U.S. ARMY YUMA PROVING GROUND, YUMA, ARIZONA 85365 | VOLUME 49 NO. 17 MONDA Y, S EPTEMBER 28, 2015ATEC commander shares thoughts with entire commandDate burned into our memory commemorated /Page 4 Hispanic culture shared with workforce /Page 2 Army recruits wowed by YPG visit /Page 6 By Mark Schauer Maj. Gen. David Karbler, commander of the Armys Test and Evaluation Command (ATEC), addressed personnel across the command via video teleconference in mid-September. More than 200 members of the YPG team were present in the Post Theater to hear his vision for the command and ask questions. Karbler has found the ATEC team to be smart, dedicated, hard-working professionals who are tremendously talented and possess unique skill sets. He was frank about the likelihood of continuing budget constraints in the years ahead, saying that determining are critically important to meet the mission. I value those who are adaptable different way, he said. Yet, he was quick to emphasize that equipment evaluations have earned from Army leaders over the decades any way. We might not have as much capacity to do testing, but I would rather keep he said. Karbler took time to recognize a variety of recent high-visibility tests across the command. At YPG, he singled project to study wing-tip vortices from C-17 aircraft that impact Army parachutists, an validation test of a M284 cannon tube used on Paladin self-propelled howitzers, and the recent test of the parachute system on NASAs Orion space capsule. He also discussed a recent evaluation of the Army-Navy Transportable Multipurpose Radar (AN/TPQ-53) and at YPG. ATEC Command Sgt. Maj. Andrew Connette, a 30-year veteran of Army times during his career, also shared initial impressions of the command. I previously had no idea what a piece of equipment goes through before a Soldier gets it, he said. Its incredible. I represent hundreds of thousands of Soldiers who ATECs work every day. Above all, Karbler was keen to impart his personal motto of, integrity, discipline, conduct, emphasizing the contributions of everyone across the command, Soldier and civilian. Your contributions matter, are taken seriously, and make a difference, he said. All of you are part of the ATEC team and family. Editors Note: Maj. Gen. Daniel Karbler assumed command of the U.S. Army Test and Evaluation Command, June 15, 2015, where he serves as the Commanding General of the Armys sole independent test and evaluation enterprise. He is responsible for the planning and execution of innovative test and evaluation processes as the Army continues to integrate and mature new and existing capabilities into Army systems. ATEC reports the results of these unbiased assessments to Army acquisition decision makers. He earned his Bachelor of Science degree in 1987 from the United States Military Academy at West Point where he was commissioned as a second lieutenant in the Air Defense Artillery Branch. His military education includes Air Defense Courses; the Command and General Staff College; and the National War College. Following promotion to Lieutenant Colonel, Karbler commanded 3-43 ADA BN (Patriot), 32d AAMDC at Fort Bliss, Texas. Following promotion to Colonel, Karbler returned to the Pentagon to serve as the Chief of the Air Defense Division in the Force Development Directorate in the Army G-8. In 2008, Karbler was assigned to Fort Sill, Oklahoma, where he commanded the 31st ADA BDE, 32d AAMDC and deployed to Qatar during OIF. After command, Karbler served as the Fort Sill Chief of Staff. After promotion to Brigadier General, he served as the Air Defense Artillery Commandant, and in 2012, he was assigned to Fort Shafter, Hawaii, where he commanded the 94th AAMDC. In 2014, Karbler returned to the Pentagon to serve as the Director, Joint and Integration, in the Army G-8. His awards include the Distinguished Service Medal, Legion of Merit, Bronze Star, Defense Meritorious Service Medal, and the Israeli Air Force Combat Operations Badge.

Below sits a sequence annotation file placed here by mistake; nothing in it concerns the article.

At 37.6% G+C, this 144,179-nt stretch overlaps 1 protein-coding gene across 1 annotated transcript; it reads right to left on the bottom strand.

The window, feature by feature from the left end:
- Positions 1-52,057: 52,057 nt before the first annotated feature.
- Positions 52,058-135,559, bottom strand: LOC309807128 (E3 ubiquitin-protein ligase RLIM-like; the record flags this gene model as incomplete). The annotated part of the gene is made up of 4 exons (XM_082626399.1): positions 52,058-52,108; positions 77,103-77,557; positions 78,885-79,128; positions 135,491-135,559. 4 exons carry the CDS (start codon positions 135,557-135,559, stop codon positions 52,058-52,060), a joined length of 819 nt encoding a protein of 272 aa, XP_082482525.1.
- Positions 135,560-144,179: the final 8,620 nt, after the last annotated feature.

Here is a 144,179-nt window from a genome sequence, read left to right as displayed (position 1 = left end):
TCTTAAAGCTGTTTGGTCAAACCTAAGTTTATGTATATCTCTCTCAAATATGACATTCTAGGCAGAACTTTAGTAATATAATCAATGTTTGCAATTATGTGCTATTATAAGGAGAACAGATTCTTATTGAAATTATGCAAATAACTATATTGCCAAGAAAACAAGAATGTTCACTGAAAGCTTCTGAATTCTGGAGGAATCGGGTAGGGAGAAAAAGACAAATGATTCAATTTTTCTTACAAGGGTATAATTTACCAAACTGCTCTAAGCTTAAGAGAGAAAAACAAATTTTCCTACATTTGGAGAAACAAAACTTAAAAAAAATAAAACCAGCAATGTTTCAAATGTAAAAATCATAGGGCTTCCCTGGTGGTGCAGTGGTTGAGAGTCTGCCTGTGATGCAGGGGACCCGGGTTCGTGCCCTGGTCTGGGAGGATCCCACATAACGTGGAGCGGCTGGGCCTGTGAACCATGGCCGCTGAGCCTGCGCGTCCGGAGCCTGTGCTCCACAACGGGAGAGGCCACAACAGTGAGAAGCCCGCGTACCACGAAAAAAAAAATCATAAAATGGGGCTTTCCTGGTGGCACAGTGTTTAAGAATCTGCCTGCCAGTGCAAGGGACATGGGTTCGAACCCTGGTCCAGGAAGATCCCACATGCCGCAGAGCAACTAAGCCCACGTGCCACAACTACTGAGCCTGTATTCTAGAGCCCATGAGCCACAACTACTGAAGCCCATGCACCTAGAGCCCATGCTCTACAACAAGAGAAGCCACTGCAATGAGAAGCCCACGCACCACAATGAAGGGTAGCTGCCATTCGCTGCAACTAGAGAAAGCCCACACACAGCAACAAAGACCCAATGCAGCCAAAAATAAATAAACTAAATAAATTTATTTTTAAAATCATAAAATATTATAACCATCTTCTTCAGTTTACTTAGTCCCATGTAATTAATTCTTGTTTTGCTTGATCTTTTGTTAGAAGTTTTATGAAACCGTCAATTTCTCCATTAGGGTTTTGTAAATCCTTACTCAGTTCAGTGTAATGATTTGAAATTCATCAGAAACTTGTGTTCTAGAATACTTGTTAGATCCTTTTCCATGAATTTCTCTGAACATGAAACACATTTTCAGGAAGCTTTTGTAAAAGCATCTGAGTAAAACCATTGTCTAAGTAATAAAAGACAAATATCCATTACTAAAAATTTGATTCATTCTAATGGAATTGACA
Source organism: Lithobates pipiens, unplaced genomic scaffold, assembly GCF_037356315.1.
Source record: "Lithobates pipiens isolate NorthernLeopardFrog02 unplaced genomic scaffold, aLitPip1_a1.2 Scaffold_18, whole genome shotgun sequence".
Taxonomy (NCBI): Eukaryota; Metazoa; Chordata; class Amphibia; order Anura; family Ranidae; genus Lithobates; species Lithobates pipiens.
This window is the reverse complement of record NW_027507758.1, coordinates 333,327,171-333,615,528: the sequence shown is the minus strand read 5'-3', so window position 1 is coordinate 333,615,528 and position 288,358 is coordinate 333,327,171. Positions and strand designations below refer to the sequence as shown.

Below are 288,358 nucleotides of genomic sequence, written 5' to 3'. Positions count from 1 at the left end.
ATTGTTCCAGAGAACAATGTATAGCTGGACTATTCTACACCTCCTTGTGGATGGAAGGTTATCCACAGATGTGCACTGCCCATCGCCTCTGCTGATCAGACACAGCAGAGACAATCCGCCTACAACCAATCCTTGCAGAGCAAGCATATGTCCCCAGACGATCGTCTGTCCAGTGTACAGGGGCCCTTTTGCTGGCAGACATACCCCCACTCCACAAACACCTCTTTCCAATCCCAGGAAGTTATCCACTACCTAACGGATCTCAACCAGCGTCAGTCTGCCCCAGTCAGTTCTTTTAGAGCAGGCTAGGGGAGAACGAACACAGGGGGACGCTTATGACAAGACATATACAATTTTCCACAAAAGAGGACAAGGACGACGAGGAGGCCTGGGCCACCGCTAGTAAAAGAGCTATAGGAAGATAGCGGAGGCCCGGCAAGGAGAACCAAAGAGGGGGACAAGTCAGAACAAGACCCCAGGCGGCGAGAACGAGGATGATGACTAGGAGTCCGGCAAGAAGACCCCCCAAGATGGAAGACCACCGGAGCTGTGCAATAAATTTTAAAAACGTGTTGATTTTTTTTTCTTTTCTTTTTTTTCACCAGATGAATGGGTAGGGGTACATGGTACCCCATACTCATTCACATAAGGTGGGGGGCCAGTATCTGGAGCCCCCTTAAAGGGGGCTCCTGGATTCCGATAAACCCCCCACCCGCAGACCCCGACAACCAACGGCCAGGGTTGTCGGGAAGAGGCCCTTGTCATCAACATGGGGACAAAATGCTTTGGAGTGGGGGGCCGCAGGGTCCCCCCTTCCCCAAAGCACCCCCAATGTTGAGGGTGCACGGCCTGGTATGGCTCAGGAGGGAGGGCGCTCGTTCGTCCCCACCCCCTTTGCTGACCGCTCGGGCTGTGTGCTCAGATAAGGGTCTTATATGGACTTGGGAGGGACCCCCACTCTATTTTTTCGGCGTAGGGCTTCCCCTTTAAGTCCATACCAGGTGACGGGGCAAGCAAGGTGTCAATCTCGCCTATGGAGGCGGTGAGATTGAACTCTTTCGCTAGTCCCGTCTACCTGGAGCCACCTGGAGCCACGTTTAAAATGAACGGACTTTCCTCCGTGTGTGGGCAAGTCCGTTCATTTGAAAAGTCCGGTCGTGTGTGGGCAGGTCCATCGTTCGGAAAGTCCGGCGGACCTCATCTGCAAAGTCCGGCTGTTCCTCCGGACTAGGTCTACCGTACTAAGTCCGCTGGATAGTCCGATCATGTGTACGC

2 SEPTEMBER 28, 2015 THE OUTPOSTY2 THEOUTPOST News may be submitted to: The Editor, Outpost, Yuma Proving Ground, Yuma, AZ, 85365. Phone: (928) 328/6189 or DSN 899. Visit our website at: www.yuma.army.mil or email to: firstname.lastname@example.orgCommander: Col. Randy Murray Public Affairs Ofcer: Chuck Wullenjohn Public Affairs Specialist/Editor: Yolanda Canales Public Affairs Specialist: Mark Schauer Technical Editor, Cold Regions Test Center: Clara Zachgo Marketing Specialist: Teri Womack Visual Information Manager: Riley Williams The Outpost is an unofcial publication authorized under provisions of AR 360. The Outpost is published every two weeks by the Public Affairs Ofce, Yuma Proving Ground. Views and opinions expressed are not necessarily those of the Army. This newspaper uses material credited to ATEC and ARNEWS. While contributions are solicited, the PAO reserves the right to edit all submitted materials and make corrections, changes or deletions to conform with the policy of this newspaper. Next Outpost deadline is noon October 1stSexual Assault Hotline: 920-3104 Report Domestic Violence: 328-2720Hispanic culture shared with workforceBy Yolie CanalesAmericas Hispanic heritage was celebrated at YPG in mid-September with an array of activities beginning with religious services at the post chapel on Sunday, followed by a Latin country poster contest at Price Elementary School. The students posters were displayed at Wednesdays 6th annual salsa tasting contest held in the atrium of the ROC bldg. Nearly one dozen types of salsa were available, ranging people crunched tortilla chips as they sampled the various refreshment, helped cool the tongue for those not familiar with spicy foods. Tasters voted for the best salsa and, when the votes were tallied, 1st place went to Pierre Bourque and 2nd to Isaac Rodriguez. On Sept. 17th, the weeklong observance culminated with a gala luncheon held at the Cactus Caf. The overall theme of the commemoration was Energizing Our Nations Diversity. It was attended by over 100 people including Arizona Western College staff members, Border Patrol agents, Price Elementary School staff and children, family members, and the YPG workforce. Maria Aguirre, Associate Dean of Continuing Education at Arizona Western College, was guest speaker. Kamyla Ruiz provided vocal performances. The U.S. Border Patrol participated with its color guard. performed traditional dances and the YPG committee chairperson prepared an while committee member Viviana Lopez prepared and donated the delicious desserts. It was a great week of events and a fun, meaningful luncheon!Arizona Western College student Kamyla Ruiz sings one of several songs at the recent Hispanic Heritage luncheon held at YPGs Cactus Caf. (Photos by Chuck Wullenjohn) Guest speaker Maria Aguirre, Associate Dean of Continuing Education for Arizona Western College, is presented a token of appreciation for her presentation entitled Conversations with my Father. Gordon Rogers, garrison manager, had the honors of presenting the award. SEE CULTURE page 7Bradley Fighting Vehicle upgrades tested at YPG